It's the way that the Daily Mail appears to make out that just because you don't 'own,' or have a 'direct relationship' with the producers, your energy isn't 'green' that annoys me. If they are that concerned that the market's broken, perhaps they should be taking the government on to fix it, and replace REGOs with something more easily understood.

    The press can understand that the government need to underwrite a price for generated electricity for 30+ years to build a nuclear power plant, but can't understand that if you want to convince someone to build an offshore wind farm, they need to know there's a market for it.

    I presume, and please correct me if I'm wrong Marc, that somewhere along the line, these REGOs mean that someone knows that the amount of 'green energy' generated, and the amount of 'green energy' paid for by energy companies on behalf og their customers - match up?
  • Hi @Marc
    That's helpful, confirms what I had guessed was the situation. No idea why they picked on Pure Planet, and I've given her the benefit of the doubt that she wasn't responsible for the headline...
    Thanks for this extra info
    Stephen
    1
  • Hi @Marc
    That's helpful, confirms what I had guessed was the situation. No idea why they picked on Pure Planet, and I've given her the benefit of the doubt that she wasn't responsible for the headline...
    Thanks for this extra info
    Stephen
  • Never let the facts get in the way of a good story.

    I agree there is a point to be made that some companies are supporting smaller scale renewable generation directly, as a relatively small proportion of their supplied renewable energy, but I don't see that as a valid reason to single out other companies for criticism.

    I could forgive the way it was written if in addition to the way the "facts" were presented that Ofgem had been quoted: (extract below)
    The system is flawed, but it's down to government energy policy as to how it works.

    The Renewable Energy Guarantees of Origin (REGO) scheme provides transparency to consumers about the proportion of electricity that suppliers source from renewable generation.


    All EU Member States are required to have such a scheme.

    How does it work?


    We issue one REGO certificate per megawatt hour (MWh) of eligible renewable output to generators of renewable electricity.


    The purpose of the certificate is to prove to the final customer that a given share of energy was produced from renewable sources. As such, the primary use of REGOs in Great Britain and Northern Ireland is for FMD. FMD requires licensed electricity suppliers to disclose to potential and existing customers the mix of fuels (coal, gas, nuclear, renewable and other) used to generate the electricity supplied.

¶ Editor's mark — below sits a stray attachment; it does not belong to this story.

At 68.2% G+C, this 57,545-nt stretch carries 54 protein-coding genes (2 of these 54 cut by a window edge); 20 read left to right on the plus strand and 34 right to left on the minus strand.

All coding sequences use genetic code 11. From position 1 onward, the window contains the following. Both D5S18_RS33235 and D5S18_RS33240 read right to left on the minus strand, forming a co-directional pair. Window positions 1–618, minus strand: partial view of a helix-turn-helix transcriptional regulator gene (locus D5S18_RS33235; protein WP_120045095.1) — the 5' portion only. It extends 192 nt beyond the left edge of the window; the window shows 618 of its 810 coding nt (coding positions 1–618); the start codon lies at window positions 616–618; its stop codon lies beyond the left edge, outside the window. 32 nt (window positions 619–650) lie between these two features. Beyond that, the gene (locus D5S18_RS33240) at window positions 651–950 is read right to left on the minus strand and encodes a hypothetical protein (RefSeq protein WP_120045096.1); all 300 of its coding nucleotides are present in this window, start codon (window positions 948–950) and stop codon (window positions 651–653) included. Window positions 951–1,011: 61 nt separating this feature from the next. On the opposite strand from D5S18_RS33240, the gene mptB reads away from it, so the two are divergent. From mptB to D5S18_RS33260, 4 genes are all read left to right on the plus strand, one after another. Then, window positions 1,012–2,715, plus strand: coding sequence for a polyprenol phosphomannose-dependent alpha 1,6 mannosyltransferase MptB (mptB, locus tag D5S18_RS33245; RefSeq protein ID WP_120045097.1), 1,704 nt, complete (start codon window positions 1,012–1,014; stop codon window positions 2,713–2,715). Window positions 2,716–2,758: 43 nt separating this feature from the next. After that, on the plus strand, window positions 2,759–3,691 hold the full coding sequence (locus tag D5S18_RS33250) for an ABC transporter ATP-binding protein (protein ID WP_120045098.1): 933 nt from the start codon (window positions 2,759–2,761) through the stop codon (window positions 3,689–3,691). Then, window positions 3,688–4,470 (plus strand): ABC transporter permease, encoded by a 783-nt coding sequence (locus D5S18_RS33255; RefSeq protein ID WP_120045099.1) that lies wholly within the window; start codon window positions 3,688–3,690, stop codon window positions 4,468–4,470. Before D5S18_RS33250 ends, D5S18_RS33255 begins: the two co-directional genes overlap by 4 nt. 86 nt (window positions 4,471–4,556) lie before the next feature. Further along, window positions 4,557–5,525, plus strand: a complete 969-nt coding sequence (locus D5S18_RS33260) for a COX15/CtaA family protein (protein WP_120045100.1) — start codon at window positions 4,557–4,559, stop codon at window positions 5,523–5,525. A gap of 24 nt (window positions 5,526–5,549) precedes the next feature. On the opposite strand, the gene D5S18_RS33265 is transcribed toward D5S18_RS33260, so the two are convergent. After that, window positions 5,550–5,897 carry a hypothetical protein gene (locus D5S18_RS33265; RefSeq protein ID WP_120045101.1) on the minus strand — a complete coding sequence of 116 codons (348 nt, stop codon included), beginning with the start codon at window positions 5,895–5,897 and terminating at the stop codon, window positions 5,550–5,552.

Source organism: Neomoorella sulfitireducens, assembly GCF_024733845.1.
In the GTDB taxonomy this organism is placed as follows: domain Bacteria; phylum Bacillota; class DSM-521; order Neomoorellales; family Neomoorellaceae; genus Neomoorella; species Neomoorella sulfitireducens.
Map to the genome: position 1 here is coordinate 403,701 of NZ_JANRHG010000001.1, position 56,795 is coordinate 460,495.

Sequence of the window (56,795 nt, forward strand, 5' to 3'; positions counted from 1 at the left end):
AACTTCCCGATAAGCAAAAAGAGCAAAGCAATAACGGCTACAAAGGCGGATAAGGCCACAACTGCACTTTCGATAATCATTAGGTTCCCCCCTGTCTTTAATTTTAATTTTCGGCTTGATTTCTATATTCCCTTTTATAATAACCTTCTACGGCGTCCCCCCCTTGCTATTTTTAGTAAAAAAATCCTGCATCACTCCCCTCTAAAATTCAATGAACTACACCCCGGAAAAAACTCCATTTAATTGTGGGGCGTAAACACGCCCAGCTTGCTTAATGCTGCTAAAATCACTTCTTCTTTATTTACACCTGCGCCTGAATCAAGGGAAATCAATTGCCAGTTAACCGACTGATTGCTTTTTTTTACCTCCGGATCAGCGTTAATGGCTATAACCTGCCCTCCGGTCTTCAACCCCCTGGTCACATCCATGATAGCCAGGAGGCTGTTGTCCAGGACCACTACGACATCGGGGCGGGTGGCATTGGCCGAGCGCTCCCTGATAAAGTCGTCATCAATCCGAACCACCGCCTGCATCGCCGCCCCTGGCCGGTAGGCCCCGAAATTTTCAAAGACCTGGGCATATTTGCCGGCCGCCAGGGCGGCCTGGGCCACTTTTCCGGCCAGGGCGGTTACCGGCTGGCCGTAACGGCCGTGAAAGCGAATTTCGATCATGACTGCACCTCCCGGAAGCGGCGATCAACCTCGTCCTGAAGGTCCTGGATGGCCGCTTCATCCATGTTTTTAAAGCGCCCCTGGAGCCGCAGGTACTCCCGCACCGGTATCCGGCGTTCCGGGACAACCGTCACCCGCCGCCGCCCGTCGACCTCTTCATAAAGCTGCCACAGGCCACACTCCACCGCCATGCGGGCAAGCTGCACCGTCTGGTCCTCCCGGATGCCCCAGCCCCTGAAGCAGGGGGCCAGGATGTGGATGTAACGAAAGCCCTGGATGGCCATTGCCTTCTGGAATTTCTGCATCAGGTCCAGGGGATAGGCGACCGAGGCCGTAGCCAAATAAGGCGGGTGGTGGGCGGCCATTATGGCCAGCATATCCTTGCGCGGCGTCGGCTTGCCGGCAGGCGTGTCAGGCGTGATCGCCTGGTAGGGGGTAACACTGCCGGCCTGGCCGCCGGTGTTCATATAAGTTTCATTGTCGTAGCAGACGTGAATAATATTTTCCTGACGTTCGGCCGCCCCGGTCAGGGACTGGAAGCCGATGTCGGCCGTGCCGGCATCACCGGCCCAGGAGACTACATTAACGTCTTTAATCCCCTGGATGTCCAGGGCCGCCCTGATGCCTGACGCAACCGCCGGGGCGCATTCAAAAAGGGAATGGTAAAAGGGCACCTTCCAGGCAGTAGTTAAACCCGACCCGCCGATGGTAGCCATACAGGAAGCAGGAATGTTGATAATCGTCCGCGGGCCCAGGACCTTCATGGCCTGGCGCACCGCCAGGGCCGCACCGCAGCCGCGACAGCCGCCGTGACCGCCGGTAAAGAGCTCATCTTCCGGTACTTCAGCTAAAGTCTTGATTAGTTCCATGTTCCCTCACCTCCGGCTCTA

1
  • Never let the facts get in the way of a good story.

    I agree there is a point to be made that some companies are supporting smaller scale renewable generation directly, as a relatively small proportion of their supplied renewable energy, but I don't see that as a valid reason to single out other companies for criticism.

    I could forgive the way it was written if in addition to the way the "facts" were presented that Ofgem had been quoted: (extract below)
    The system is flawed, but it's down to government energy policy as to how it works.

    The Renewable Energy Guarantees of Origin (REGO) scheme provides transparency to consumers about the proportion of electricity that suppliers source from renewable generation.


    All EU Member States are required to have such a scheme.

    How does it work?


    We issue one REGO certificate per megawatt hour (MWh) of eligible renewable output to generators of renewable electricity.


    The purpose of the certificate is to prove to the final customer that a given share of energy was produced from renewable sources. As such, the primary use of REGOs in Great Britain and Northern Ireland is for FMD. FMD requires licensed electricity suppliers to disclose to potential and existing customers the mix of fuels (coal, gas, nuclear, renewable and other) used to generate the electricity supplied.


  • Well thats cleared it up then.....

    The issue of companies simply buying cheap REGOs, the fact that a rego is so cheap i see as a positive as i think it shows that more renewable energy is being put into the grid than the demand for 100% green demands.
    Surly if there was a shortage of green energy the trading price of a rego would go up .
    So hopefully the rego price stays low and the big players in the generation market keep ahead of the demand. Which seems to be the current aim of the oil majors who have a drive to maintain their profit stream with less reliance on oil flow.
    0
  • Well thats cleared it up then.....

    The issue of companies simply buying cheap REGOs, the fact that a rego is so cheap i see as a positive as i think it shows that more renewable energy is being put into the grid than the demand for 100% green demands.
    Surly if there was a shortage of green energy the trading price of a rego would go up .
    So hopefully the rego price stays low and the big players in the generation market keep ahead of the demand. Which seems to be the current aim of the oil majors who have a drive to maintain their profit stream with less reliance on oil flow.
  • Ah but it's transparent...
    Quote Originally Posted by Jon1 View Post
    Well thats cleared it up then..... The issue of companies simply buying cheap REGOs, the fact that a rego is so cheap i see as a positive as i think it shows that more renewable energy is being put into the grid than the demand for 100% green demands. Surly if there was a shortage of green energy the trading price of a rego would go up . So hopefully the rego price stays low and the big players in the generation market keep ahead of the demand. Which seems to be the current aim of the oil majors who have a drive to maintain their profit stream with less reliance on oil flow.
    0
  • Ah but it's transparent...
    Quote Originally Posted by Jon1 View Post